Rick Scott’s Florida Gov Upset

Flickr/<a href="http://www.flickr.com/photos/scottforflorida/4517644139/sizes/z/in/photostream/">ScottForFlorida</a>


Rick Scott, the wealthy health care executive and GOP dark-horse candidate, pulled off a surprising upset on Tuesday in Florida’s Republican gubernatorial primary race. The tall, bald-headed Scott edged out Florida Attorney General Bill McCollum, a GOP favorite and former long-time US congressman, by a slim margin of 46 percent to 43 percent, with 96 percent of precincts reporting.

The crux of Scott’s campaign was his outsider status, his rejection of Washington and career politicians, his appeal to the far right of the GOP. When not bashing McCollum, Scott’s campaign fliers and commercials touted his independence and promise to bring a fresh, pro-business, fervently anti-tax perspective to the Florida governor’s office. Polls showed Scott with the backing of a majority of conservative Florida voters, including the state’s tea party contingent.

Scott may not have the record of a long-time politician, but he does carry a lot of baggage into his general election fight against Democrat Alex Sink, the state’s chief financial officer. Scott was at the heart of the country’s largest fraud settlement ever, a $1.7 billion Medicare settlement by a hospital corporation he helped to found and led until his ouster. Another health care company Scott started, Solantic, has been accused of allegedly using medical licenses illegally and billing irregularities with Medicare.

That record, which McCollum highlighted time and again during the primary campaign, has tainted voters’ view of Scott as he heads into the general election. According to Public Policy Polling, only 46 percent of GOP primary voters had a good impression of Scott. As PPP pollster Tom Jensen put it, “Five months ago we would have said Alex Sink looked like a dead duck. Now with the way this contest has unfolded she looks like the favorite.”

FACT:

Mother Jones was founded as a nonprofit in 1976 because we knew corporations and the wealthy wouldn't fund the type of hard-hitting journalism we set out to do.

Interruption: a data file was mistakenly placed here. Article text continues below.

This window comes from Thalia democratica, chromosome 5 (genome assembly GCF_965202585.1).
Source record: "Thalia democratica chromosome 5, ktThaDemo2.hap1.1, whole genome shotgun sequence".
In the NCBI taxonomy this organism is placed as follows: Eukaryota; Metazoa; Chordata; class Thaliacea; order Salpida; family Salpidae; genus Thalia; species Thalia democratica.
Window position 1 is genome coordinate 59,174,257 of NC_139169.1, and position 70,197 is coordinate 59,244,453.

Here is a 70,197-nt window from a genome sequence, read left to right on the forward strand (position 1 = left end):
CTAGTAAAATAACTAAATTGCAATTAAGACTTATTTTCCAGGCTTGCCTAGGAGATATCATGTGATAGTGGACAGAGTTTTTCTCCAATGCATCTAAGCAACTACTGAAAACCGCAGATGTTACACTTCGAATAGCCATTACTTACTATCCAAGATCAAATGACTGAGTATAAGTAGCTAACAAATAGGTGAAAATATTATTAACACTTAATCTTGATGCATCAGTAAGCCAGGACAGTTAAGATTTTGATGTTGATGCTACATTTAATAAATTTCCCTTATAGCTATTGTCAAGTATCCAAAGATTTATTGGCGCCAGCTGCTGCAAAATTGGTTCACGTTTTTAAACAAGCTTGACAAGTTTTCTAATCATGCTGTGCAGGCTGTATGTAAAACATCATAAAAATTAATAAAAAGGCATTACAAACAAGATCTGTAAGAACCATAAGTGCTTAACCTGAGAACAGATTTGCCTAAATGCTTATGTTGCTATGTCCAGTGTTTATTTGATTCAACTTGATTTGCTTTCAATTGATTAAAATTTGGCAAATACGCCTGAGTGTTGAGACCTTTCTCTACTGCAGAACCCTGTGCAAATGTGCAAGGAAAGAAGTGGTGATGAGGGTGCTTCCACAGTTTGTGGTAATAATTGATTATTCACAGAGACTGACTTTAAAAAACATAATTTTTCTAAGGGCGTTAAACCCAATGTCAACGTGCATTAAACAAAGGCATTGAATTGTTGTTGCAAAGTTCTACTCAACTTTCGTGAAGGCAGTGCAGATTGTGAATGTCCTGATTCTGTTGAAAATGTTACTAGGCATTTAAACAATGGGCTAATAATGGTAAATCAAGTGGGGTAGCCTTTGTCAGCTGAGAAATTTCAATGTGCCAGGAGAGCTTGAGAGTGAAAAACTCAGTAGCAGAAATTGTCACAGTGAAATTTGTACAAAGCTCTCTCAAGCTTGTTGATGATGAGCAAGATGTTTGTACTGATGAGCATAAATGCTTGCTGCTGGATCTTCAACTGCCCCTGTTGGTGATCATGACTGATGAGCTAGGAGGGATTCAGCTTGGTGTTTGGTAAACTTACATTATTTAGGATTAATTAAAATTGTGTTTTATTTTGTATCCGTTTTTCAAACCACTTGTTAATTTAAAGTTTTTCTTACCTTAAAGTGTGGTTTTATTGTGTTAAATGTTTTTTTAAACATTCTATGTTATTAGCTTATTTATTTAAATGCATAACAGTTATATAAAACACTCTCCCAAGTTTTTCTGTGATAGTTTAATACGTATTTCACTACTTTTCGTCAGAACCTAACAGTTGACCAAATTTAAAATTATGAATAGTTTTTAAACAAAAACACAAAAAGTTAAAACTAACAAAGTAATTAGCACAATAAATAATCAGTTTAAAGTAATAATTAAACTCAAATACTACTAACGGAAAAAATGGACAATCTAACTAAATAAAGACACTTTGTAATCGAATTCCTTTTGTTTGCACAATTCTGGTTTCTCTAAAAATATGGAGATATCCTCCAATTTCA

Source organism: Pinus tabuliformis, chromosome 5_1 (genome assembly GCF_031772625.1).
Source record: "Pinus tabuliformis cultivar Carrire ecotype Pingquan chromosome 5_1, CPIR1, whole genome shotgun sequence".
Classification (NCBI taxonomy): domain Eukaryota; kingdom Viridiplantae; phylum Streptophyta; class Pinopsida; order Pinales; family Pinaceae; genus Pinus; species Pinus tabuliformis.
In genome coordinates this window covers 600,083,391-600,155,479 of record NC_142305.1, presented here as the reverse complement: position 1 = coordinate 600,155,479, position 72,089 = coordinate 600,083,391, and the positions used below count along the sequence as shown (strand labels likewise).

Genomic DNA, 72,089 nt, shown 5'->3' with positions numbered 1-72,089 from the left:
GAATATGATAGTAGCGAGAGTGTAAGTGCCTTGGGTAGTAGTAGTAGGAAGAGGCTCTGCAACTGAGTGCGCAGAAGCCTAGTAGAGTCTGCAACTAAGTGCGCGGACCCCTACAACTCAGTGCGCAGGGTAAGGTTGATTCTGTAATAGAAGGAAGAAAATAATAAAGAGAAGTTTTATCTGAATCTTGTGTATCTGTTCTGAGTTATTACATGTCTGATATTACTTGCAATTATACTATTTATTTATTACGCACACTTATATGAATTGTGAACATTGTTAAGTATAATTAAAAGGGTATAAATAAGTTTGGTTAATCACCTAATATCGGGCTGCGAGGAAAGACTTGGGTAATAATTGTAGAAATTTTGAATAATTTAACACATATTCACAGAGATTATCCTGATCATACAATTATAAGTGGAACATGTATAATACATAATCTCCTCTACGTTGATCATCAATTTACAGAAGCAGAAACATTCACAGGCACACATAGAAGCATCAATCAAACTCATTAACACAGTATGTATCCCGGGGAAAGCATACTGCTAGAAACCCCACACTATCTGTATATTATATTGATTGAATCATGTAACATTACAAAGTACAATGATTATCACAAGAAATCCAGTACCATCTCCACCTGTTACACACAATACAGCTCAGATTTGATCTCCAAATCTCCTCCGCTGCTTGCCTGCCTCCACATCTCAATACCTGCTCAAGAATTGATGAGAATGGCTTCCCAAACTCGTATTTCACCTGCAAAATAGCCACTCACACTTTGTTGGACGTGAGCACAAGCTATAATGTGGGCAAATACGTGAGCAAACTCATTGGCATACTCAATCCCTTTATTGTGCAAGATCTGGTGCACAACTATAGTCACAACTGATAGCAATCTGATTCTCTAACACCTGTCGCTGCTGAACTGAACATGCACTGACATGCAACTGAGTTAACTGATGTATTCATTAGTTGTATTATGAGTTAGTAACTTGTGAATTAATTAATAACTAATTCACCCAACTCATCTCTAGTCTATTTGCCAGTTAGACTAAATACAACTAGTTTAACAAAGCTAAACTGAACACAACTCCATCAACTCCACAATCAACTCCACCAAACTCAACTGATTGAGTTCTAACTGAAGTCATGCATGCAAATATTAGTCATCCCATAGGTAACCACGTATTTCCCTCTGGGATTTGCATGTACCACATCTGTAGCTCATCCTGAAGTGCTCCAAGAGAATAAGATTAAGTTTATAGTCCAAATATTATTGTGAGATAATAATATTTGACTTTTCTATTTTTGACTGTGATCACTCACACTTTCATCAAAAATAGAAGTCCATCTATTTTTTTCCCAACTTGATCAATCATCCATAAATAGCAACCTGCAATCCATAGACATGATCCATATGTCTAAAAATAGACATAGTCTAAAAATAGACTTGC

Today, reader support makes up about two-thirds of our budget, allows us to dig deep on stories that matter, and lets us keep our reporting free for everyone. If you value what you get from Mother Jones, please join us with a tax-deductible donation today so we can keep on doing the type of journalism 2020 demands.

FACT:

Mother Jones was founded as a nonprofit in 1976 because we knew corporations and the wealthy wouldn't fund the type of hard-hitting journalism we set out to do.

Today, reader support makes up about two-thirds of our budget, allows us to dig deep on stories that matter, and lets us keep our reporting free for everyone. If you value what you get from Mother Jones, please join us with a tax-deductible donation today so we can keep on doing the type of journalism 2020 demands.

We Recommend

Latest

Sign up for our newsletters

Subscribe and we'll send Mother Jones straight to your inbox.

Get our award-winning magazine

Save big on a full year of investigations, ideas, and insights.

Subscribe

Support our journalism

Help Mother Jones' reporters dig deep with a tax-deductible donation.

Donate

We have a new comment system! We are now using Coral, from Vox Media, for comments on all new articles. We'd love your feedback.